_“To discover the various use of things is the work of history.”_ Volume I: Chapter: Section 1

Understanding the Circulation of Capital:

Intellectually understand the class antagonism inherent in capitalism, but just not convinced of its inherently cyclical nature? I got you covered. The only material you need (preferably of your own production or exchanged in a flat system of labor exchange) is one baseball bat per person participating.

Opposing teams each select a player. That player fills a cup with twelve ounces of beer, and places it on a table at one end of the room. The player then goes to the other end of the room and awaits a countdown. A third party then counts down and says, “GO!” at which point the players spin clockwise with their foreheads placed against a baseball bat, which is in turn touches the floor. After ten spins, which are counted aloud by their team members, they stand up, cross the room, and chug their beer.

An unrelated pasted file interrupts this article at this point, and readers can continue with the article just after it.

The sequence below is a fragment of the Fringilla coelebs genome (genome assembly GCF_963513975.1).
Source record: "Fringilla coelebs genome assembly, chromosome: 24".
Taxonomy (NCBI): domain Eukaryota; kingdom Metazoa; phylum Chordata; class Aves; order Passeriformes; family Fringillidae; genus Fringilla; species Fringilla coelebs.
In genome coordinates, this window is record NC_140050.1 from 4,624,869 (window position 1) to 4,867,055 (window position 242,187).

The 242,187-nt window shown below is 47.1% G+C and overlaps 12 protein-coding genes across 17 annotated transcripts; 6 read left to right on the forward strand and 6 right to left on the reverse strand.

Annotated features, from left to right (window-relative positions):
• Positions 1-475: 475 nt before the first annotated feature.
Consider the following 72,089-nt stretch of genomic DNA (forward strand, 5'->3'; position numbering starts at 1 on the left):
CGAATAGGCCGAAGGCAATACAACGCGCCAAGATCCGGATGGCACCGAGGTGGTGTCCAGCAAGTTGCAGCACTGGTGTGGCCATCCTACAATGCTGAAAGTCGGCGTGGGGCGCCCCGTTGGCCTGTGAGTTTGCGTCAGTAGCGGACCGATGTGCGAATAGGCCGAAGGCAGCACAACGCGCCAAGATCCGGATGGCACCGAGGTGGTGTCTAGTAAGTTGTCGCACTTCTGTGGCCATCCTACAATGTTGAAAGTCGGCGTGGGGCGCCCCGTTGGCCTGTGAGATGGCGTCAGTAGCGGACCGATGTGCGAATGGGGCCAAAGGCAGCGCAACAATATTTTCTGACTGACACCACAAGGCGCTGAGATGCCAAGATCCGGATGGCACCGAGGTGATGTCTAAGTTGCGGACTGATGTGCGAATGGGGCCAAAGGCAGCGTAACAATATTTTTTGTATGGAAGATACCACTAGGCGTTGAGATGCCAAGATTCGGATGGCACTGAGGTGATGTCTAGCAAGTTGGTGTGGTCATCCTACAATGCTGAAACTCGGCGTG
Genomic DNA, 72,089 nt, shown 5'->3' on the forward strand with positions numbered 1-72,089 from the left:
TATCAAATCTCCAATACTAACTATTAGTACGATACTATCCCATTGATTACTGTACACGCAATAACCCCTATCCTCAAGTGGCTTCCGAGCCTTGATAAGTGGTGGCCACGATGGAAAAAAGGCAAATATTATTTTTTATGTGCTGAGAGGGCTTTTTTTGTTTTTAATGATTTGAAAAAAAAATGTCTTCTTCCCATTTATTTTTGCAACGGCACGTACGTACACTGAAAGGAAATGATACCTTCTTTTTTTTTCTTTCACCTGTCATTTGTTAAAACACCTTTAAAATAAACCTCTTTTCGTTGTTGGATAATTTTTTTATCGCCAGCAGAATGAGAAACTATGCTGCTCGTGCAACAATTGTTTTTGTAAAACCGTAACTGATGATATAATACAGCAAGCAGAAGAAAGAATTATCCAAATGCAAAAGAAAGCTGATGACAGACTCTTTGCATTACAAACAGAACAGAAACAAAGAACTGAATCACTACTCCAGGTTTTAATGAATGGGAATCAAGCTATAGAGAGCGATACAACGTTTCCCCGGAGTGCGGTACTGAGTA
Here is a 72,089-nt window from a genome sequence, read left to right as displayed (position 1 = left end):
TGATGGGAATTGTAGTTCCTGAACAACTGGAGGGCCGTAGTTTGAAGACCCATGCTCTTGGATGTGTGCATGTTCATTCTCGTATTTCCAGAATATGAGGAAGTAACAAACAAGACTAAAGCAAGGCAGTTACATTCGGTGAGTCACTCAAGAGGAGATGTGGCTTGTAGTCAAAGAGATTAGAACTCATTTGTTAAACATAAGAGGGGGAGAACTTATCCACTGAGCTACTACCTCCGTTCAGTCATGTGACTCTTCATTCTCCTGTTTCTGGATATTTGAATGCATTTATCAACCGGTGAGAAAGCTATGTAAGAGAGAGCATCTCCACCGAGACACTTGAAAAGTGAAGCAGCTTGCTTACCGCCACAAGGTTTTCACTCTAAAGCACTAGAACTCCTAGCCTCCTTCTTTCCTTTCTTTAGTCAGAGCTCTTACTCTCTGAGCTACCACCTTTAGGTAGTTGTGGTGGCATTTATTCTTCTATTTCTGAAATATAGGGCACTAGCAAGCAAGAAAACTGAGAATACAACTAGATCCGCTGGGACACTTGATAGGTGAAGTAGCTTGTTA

The first team to complete the challenge wins a point, and the next set of competing players play. Spilling beer at any point is considered an immediate loss of preciously allocated resources, and the entire offending team must finish a beer each.

_“In a constantly revolving circle every point is simultaneously a point of departure and a point of return. If we interrupt the rotation, not every point of departure is a point of return.”_ Volume II: Chapter IV: Section 3.

A Way to Get Trashed AND Participate in a Joint-Stock Company:

Want to viscerally understand the variety in input-output in the joint-stock company model, aka one of the foundations for a successful collective society? Look no further. Arrange 70 cups on a side arranged in a rectangle of ten across by seven deep. There are three or four players on a team.

While most cups have the normal one-fifth of a beer each, each team has three “fertile fields” which are cups that have liquor, instead of beer. One is a diamond mine, two are copper mines, and three are cotton fields. A diamond mine is four cups in a row, the copper mines are three cups, and the cotton fields are two cups. Teams pour their natural resources in secret from the other team so that opponents do not know where each other’s supplies are.